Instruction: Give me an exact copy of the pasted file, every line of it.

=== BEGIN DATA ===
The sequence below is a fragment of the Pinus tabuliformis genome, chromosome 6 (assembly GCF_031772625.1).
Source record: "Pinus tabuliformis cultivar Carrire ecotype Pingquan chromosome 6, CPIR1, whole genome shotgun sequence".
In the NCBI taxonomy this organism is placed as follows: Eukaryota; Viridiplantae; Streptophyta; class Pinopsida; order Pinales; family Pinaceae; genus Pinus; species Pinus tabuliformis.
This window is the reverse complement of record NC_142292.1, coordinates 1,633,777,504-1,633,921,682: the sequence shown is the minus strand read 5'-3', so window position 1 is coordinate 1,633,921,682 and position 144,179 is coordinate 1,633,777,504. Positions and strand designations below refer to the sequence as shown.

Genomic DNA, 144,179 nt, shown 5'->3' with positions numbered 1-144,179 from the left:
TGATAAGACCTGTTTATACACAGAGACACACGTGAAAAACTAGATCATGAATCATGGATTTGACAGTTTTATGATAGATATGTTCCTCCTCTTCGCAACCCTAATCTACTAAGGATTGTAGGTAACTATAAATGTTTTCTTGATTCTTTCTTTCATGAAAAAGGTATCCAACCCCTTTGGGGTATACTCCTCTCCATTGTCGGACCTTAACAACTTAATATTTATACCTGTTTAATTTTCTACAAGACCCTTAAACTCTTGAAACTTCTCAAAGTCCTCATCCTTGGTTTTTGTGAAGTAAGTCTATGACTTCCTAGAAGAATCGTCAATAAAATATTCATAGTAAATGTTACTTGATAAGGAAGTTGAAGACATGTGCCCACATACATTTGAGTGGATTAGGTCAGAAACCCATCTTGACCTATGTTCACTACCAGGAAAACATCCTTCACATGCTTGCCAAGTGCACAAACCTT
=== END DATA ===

The sequence below is a fragment of the Pinus tabuliformis genome, chromosome 6 (assembly GCF_031772625.1).
Source record: "Pinus tabuliformis cultivar Carrire ecotype Pingquan chromosome 6, CPIR1, whole genome shotgun sequence".
In the NCBI taxonomy this organism is placed as follows: Eukaryota; Viridiplantae; Streptophyta; class Pinopsida; order Pinales; family Pinaceae; genus Pinus; species Pinus tabuliformis.
This window is the reverse complement of record NC_142292.1, coordinates 1,633,777,504-1,633,921,682: the sequence shown is the minus strand read 5'-3', so window position 1 is coordinate 1,633,921,682 and position 144,179 is coordinate 1,633,777,504. Positions and strand designations below refer to the sequence as shown.

Genomic DNA, 144,179 nt, shown 5'->3' with positions numbered 1-144,179 from the left:
TGATAAGACCTGTTTATACACAGAGACACACGTGAAAAACTAGATCATGAATCATGGATTTGACAGTTTTATGATAGATATGTTCCTCCTCTTCGCAACCCTAATCTACTAAGGATTGTAGGTAACTATAAATGTTTTCTTGATTCTTTCTTTCATGAAAAAGGTATCCAACCCCTTTGGGGTATACTCCTCTCCATTGTCGGACCTTAACAACTTAATATTTATACCTGTTTAATTTTCTACAAGACCCTTAAACTCTTGAAACTTCTCAAAGTCCTCATCCTTGGTTTTTGTGAAGTAAGTCTATGACTTCCTAGAAGAATCGTCAATAAAATATTCATAGTAAATGTTACTTGATAAGGAAGTTGAAGACATGTGCCCACATACATTTGAGTGGATTAGGTCAGAAACCCATCTTGACCTATGTTCACTACCAGGAAAACATCCTTCACATGCTTGCCAAGTGCACAAACCTT